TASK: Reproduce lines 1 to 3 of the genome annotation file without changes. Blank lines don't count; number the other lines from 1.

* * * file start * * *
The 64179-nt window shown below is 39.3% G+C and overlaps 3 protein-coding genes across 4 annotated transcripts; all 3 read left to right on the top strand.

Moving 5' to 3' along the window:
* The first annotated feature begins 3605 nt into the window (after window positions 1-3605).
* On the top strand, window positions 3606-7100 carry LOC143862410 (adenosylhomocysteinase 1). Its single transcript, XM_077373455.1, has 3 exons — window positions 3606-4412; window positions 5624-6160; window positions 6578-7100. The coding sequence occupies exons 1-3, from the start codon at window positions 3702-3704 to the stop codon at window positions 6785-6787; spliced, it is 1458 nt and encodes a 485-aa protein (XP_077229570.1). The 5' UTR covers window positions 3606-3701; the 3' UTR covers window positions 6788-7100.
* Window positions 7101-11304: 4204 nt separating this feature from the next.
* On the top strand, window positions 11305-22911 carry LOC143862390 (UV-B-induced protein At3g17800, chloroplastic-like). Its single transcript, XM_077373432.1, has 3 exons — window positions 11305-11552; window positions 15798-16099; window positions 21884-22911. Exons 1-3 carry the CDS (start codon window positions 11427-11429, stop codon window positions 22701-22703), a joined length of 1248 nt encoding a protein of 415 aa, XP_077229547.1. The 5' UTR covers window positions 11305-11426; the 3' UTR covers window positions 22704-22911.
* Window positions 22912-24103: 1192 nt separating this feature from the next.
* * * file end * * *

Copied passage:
The 64179-nt window shown below is 39.3% G+C and overlaps 3 protein-coding genes across 4 annotated transcripts; all 3 read left to right on the top strand.

Moving 5' to 3' along the window:
* The first annotated feature begins 3605 nt into the window (after window positions 1-3605).